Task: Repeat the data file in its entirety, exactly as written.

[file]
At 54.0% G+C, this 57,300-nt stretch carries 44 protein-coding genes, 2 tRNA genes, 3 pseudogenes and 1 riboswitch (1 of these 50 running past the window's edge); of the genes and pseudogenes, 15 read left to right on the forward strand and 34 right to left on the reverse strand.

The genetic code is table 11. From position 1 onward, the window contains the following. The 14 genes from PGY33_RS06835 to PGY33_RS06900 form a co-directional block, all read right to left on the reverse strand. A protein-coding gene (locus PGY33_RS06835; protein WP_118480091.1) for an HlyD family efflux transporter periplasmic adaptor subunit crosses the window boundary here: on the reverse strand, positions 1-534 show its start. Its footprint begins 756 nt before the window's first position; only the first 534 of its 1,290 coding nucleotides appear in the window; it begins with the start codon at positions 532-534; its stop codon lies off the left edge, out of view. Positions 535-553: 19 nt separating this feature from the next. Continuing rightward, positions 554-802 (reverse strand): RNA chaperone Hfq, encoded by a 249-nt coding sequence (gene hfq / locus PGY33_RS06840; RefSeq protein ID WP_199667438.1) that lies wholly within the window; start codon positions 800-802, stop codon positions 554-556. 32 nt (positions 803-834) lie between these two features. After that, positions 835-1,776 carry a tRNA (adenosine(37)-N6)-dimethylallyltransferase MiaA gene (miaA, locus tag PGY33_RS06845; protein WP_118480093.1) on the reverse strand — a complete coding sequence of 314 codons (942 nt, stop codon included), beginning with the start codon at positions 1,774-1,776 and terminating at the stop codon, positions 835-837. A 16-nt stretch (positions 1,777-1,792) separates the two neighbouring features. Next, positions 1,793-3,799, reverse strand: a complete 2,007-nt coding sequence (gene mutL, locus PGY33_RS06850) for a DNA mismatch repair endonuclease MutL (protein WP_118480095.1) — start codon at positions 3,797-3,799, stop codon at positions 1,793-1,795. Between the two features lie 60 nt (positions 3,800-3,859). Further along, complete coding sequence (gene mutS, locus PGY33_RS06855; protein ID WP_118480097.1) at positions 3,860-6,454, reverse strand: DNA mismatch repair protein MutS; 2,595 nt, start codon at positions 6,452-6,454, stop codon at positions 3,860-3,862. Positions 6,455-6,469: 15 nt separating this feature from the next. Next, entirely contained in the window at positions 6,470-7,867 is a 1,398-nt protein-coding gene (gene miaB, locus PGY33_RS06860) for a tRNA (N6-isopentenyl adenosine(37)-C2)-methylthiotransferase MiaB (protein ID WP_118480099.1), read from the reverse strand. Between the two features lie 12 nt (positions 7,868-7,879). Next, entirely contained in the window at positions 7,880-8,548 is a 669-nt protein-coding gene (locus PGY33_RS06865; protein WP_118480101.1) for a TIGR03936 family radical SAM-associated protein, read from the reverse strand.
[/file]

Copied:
At 54.0% G+C, this 57,300-nt stretch carries 44 protein-coding genes, 2 tRNA genes, 3 pseudogenes and 1 riboswitch (1 of these 50 running past the window's edge); of the genes and pseudogenes, 15 read left to right on the forward strand and 34 right to left on the reverse strand.

The genetic code is table 11. From position 1 onward, the window contains the following. The 14 genes from PGY33_RS06835 to PGY33_RS06900 form a co-directional block, all read right to left on the reverse strand. A protein-coding gene (locus PGY33_RS06835; protein WP_118480091.1) for an HlyD family efflux transporter periplasmic adaptor subunit crosses the window boundary here: on the reverse strand, positions 1-534 show its start. Its footprint begins 756 nt before the window's first position; only the first 534 of its 1,290 coding nucleotides appear in the window; it begins with the start codon at positions 532-534; its stop codon lies off the left edge, out of view. Positions 535-553: 19 nt separating this feature from the next. Continuing rightward, positions 554-802 (reverse strand): RNA chaperone Hfq, encoded by a 249-nt coding sequence (gene hfq / locus PGY33_RS06840; RefSeq protein ID WP_199667438.1) that lies wholly within the window; start codon positions 800-802, stop codon positions 554-556. 32 nt (positions 803-834) lie between these two features. After that, positions 835-1,776 carry a tRNA (adenosine(37)-N6)-dimethylallyltransferase MiaA gene (miaA, locus tag PGY33_RS06845; protein WP_118480093.1) on the reverse strand — a complete coding sequence of 314 codons (942 nt, stop codon included), beginning with the start codon at positions 1,774-1,776 and terminating at the stop codon, positions 835-837. A 16-nt stretch (positions 1,777-1,792) separates the two neighbouring features. Next, positions 1,793-3,799, reverse strand: a complete 2,007-nt coding sequence (gene mutL, locus PGY33_RS06850) for a DNA mismatch repair endonuclease MutL (protein WP_118480095.1) — start codon at positions 3,797-3,799, stop codon at positions 1,793-1,795. Between the two features lie 60 nt (positions 3,800-3,859). Further along, complete coding sequence (gene mutS, locus PGY33_RS06855; protein ID WP_118480097.1) at positions 3,860-6,454, reverse strand: DNA mismatch repair protein MutS; 2,595 nt, start codon at positions 6,452-6,454, stop codon at positions 3,860-3,862. Positions 6,455-6,469: 15 nt separating this feature from the next. Next, entirely contained in the window at positions 6,470-7,867 is a 1,398-nt protein-coding gene (gene miaB, locus PGY33_RS06860) for a tRNA (N6-isopentenyl adenosine(37)-C2)-methylthiotransferase MiaB (protein ID WP_118480099.1), read from the reverse strand. Between the two features lie 12 nt (positions 7,868-7,879). Next, entirely contained in the window at positions 7,880-8,548 is a 669-nt protein-coding gene (locus PGY33_RS06865; protein WP_118480101.1) for a TIGR03936 family radical SAM-associated protein, read from the reverse strand.